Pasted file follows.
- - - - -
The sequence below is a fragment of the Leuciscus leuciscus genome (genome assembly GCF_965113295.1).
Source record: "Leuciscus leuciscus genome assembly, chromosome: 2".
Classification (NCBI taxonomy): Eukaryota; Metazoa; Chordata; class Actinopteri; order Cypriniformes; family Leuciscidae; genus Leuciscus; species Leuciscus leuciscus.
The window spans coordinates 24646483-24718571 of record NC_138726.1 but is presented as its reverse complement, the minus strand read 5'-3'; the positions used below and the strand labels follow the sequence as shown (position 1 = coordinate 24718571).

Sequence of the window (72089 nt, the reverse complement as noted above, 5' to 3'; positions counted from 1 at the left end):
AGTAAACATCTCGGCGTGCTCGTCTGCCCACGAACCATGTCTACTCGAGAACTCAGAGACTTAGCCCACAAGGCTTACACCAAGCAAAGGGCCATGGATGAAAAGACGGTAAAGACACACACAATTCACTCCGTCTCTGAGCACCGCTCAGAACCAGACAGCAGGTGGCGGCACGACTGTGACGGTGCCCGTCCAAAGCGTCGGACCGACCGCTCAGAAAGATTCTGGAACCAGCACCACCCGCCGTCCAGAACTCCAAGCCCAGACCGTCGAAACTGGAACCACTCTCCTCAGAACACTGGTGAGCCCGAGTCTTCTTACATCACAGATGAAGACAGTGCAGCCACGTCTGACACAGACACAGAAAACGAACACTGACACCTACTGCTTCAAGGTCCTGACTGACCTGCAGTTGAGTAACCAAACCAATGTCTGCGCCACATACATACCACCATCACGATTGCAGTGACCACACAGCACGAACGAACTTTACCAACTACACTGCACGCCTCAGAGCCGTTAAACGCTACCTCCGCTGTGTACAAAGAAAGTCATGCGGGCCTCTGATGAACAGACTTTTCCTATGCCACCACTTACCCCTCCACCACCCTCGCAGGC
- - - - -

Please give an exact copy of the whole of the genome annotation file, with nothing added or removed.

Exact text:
The sequence below is a fragment of the Leuciscus leuciscus genome (genome assembly GCF_965113295.1).
Source record: "Leuciscus leuciscus genome assembly, chromosome: 2".
Classification (NCBI taxonomy): Eukaryota; Metazoa; Chordata; class Actinopteri; order Cypriniformes; family Leuciscidae; genus Leuciscus; species Leuciscus leuciscus.
The window spans coordinates 24646483-24718571 of record NC_138726.1 but is presented as its reverse complement, the minus strand read 5'-3'; the positions used below and the strand labels follow the sequence as shown (position 1 = coordinate 24718571).

Sequence of the window (72089 nt, the reverse complement as noted above, 5' to 3'; positions counted from 1 at the left end):
AGTAAACATCTCGGCGTGCTCGTCTGCCCACGAACCATGTCTACTCGAGAACTCAGAGACTTAGCCCACAAGGCTTACACCAAGCAAAGGGCCATGGATGAAAAGACGGTAAAGACACACACAATTCACTCCGTCTCTGAGCACCGCTCAGAACCAGACAGCAGGTGGCGGCACGACTGTGACGGTGCCCGTCCAAAGCGTCGGACCGACCGCTCAGAAAGATTCTGGAACCAGCACCACCCGCCGTCCAGAACTCCAAGCCCAGACCGTCGAAACTGGAACCACTCTCCTCAGAACACTGGTGAGCCCGAGTCTTCTTACATCACAGATGAAGACAGTGCAGCCACGTCTGACACAGACACAGAAAACGAACACTGACACCTACTGCTTCAAGGTCCTGACTGACCTGCAGTTGAGTAACCAAACCAATGTCTGCGCCACATACATACCACCATCACGATTGCAGTGACCACACAGCACGAACGAACTTTACCAACTACACTGCACGCCTCAGAGCCGTTAAACGCTACCTCCGCTGTGTACAAAGAAAGTCATGCGGGCCTCTGATGAACAGACTTTTCCTATGCCACCACTTACCCCTCCACCACCCTCGCAGGC